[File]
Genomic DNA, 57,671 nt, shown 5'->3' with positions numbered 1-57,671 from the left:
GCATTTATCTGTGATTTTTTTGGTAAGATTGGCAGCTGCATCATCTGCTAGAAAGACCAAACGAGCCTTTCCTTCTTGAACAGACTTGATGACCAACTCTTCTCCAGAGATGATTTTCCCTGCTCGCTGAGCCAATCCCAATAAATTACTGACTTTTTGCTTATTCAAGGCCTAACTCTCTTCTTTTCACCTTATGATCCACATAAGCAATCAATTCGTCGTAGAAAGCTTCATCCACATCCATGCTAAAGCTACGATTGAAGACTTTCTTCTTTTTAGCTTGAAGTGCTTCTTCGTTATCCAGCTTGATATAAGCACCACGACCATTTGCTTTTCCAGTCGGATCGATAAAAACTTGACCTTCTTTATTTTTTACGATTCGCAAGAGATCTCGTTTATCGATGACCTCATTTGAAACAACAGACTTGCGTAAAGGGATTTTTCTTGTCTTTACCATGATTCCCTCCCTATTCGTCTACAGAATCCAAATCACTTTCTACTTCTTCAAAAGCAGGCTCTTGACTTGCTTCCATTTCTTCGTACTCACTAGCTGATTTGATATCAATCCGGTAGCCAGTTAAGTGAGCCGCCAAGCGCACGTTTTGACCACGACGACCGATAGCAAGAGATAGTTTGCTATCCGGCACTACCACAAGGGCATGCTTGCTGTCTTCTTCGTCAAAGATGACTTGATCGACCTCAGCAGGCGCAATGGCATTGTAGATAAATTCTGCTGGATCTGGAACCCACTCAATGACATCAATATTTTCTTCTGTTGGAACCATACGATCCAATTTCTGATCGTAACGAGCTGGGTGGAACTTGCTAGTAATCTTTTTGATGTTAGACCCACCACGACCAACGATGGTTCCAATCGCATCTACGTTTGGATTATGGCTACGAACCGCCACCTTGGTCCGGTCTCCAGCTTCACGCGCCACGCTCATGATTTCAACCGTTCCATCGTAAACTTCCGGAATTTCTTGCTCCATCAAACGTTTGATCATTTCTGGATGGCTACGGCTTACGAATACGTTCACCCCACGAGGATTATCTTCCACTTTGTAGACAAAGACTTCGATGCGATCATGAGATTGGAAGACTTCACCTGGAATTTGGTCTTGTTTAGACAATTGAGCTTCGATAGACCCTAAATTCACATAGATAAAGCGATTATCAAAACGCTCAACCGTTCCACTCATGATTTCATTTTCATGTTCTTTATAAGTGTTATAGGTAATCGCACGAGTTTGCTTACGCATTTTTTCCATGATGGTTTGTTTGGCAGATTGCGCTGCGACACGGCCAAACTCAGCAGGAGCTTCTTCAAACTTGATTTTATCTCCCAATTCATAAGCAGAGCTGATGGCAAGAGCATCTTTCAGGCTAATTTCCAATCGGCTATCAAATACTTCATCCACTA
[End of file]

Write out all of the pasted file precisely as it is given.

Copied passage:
Genomic DNA, 57,671 nt, shown 5'->3' with positions numbered 1-57,671 from the left:
GCATTTATCTGTGATTTTTTTGGTAAGATTGGCAGCTGCATCATCTGCTAGAAAGACCAAACGAGCCTTTCCTTCTTGAACAGACTTGATGACCAACTCTTCTCCAGAGATGATTTTCCCTGCTCGCTGAGCCAATCCCAATAAATTACTGACTTTTTGCTTATTCAAGGCCTAACTCTCTTCTTTTCACCTTATGATCCACATAAGCAATCAATTCGTCGTAGAAAGCTTCATCCACATCCATGCTAAAGCTACGATTGAAGACTTTCTTCTTTTTAGCTTGAAGTGCTTCTTCGTTATCCAGCTTGATATAAGCACCACGACCATTTGCTTTTCCAGTCGGATCGATAAAAACTTGACCTTCTTTATTTTTTACGATTCGCAAGAGATCTCGTTTATCGATGACCTCATTTGAAACAACAGACTTGCGTAAAGGGATTTTTCTTGTCTTTACCATGATTCCCTCCCTATTCGTCTACAGAATCCAAATCACTTTCTACTTCTTCAAAAGCAGGCTCTTGACTTGCTTCCATTTCTTCGTACTCACTAGCTGATTTGATATCAATCCGGTAGCCAGTTAAGTGAGCCGCCAAGCGCACGTTTTGACCACGACGACCGATAGCAAGAGATAGTTTGCTATCCGGCACTACCACAAGGGCATGCTTGCTGTCTTCTTCGTCAAAGATGACTTGATCGACCTCAGCAGGCGCAATGGCATTGTAGATAAATTCTGCTGGATCTGGAACCCACTCAATGACATCAATATTTTCTTCTGTTGGAACCATACGATCCAATTTCTGATCGTAACGAGCTGGGTGGAACTTGCTAGTAATCTTTTTGATGTTAGACCCACCACGACCAACGATGGTTCCAATCGCATCTACGTTTGGATTATGGCTACGAACCGCCACCTTGGTCCGGTCTCCAGCTTCACGCGCCACGCTCATGATTTCAACCGTTCCATCGTAAACTTCCGGAATTTCTTGCTCCATCAAACGTTTGATCATTTCTGGATGGCTACGGCTTACGAATACGTTCACCCCACGAGGATTATCTTCCACTTTGTAGACAAAGACTTCGATGCGATCATGAGATTGGAAGACTTCACCTGGAATTTGGTCTTGTTTAGACAATTGAGCTTCGATAGACCCTAAATTCACATAGATAAAGCGATTATCAAAACGCTCAACCGTTCCACTCATGATTTCATTTTCATGTTCTTTATAAGTGTTATAGGTAATCGCACGAGTTTGCTTACGCATTTTTTCCATGATGGTTTGTTTGGCAGATTGCGCTGCGACACGGCCAAACTCAGCAGGAGCTTCTTCAAACTTGATTTTATCTCCCAATTCATAAGCAGAGCTGATGGCAAGAGCATCTTTCAGGCTAATTTCCAATCGGCTATCAAATACTTCATCCACTA